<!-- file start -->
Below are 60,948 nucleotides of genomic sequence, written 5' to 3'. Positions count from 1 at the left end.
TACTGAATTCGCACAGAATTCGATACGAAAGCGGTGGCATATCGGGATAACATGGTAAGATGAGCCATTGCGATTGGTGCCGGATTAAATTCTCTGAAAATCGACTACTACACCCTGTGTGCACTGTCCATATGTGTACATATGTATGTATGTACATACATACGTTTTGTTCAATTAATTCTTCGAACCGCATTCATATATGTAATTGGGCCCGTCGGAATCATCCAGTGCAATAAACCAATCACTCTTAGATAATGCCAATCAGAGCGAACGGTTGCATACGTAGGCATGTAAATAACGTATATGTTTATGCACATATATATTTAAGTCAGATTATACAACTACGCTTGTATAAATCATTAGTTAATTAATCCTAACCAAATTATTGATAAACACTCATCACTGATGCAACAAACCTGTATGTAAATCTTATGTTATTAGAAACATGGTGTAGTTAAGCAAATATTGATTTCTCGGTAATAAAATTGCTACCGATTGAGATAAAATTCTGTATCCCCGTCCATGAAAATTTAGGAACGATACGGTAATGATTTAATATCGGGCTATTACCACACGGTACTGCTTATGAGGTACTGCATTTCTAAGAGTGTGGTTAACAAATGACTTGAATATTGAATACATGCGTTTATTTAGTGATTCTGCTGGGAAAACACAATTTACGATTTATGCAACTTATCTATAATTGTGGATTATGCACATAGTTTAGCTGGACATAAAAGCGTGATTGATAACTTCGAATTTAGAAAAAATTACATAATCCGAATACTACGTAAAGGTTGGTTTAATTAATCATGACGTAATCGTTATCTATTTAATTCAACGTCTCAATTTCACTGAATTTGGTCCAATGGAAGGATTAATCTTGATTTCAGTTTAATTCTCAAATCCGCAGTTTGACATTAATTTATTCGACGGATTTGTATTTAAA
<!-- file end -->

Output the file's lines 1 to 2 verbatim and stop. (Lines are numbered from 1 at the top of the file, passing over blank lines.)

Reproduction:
Below are 60,948 nucleotides of genomic sequence, written 5' to 3'. Positions count from 1 at the left end.
TACTGAATTCGCACAGAATTCGATACGAAAGCGGTGGCATATCGGGATAACATGGTAAGATGAGCCATTGCGATTGGTGCCGGATTAAATTCTCTGAAAATCGACTACTACACCCTGTGTGCACTGTCCATATGTGTACATATGTATGTATGTACATACATACGTTTTGTTCAATTAATTCTTCGAACCGCATTCATATATGTAATTGGGCCCGTCGGAATCATCCAGTGCAATAAACCAATCACTCTTAGATAATGCCAATCAGAGCGAACGGTTGCATACGTAGGCATGTAAATAACGTATATGTTTATGCACATATATATTTAAGTCAGATTATACAACTACGCTTGTATAAATCATTAGTTAATTAATCCTAACCAAATTATTGATAAACACTCATCACTGATGCAACAAACCTGTATGTAAATCTTATGTTATTAGAAACATGGTGTAGTTAAGCAAATATTGATTTCTCGGTAATAAAATTGCTACCGATTGAGATAAAATTCTGTATCCCCGTCCATGAAAATTTAGGAACGATACGGTAATGATTTAATATCGGGCTATTACCACACGGTACTGCTTATGAGGTACTGCATTTCTAAGAGTGTGGTTAACAAATGACTTGAATATTGAATACATGCGTTTATTTAGTGATTCTGCTGGGAAAACACAATTTACGATTTATGCAACTTATCTATAATTGTGGATTATGCACATAGTTTAGCTGGACATAAAAGCGTGATTGATAACTTCGAATTTAGAAAAAATTACATAATCCGAATACTACGTAAAGGTTGGTTTAATTAATCATGACGTAATCGTTATCTATTTAATTCAACGTCTCAATTTCACTGAATTTGGTCCAATGGAAGGATTAATCTTGATTTCAGTTTAATTCTCAAATCCGCAGTTTGACATTAATTTATTCGACGGATTTGTATTTAAA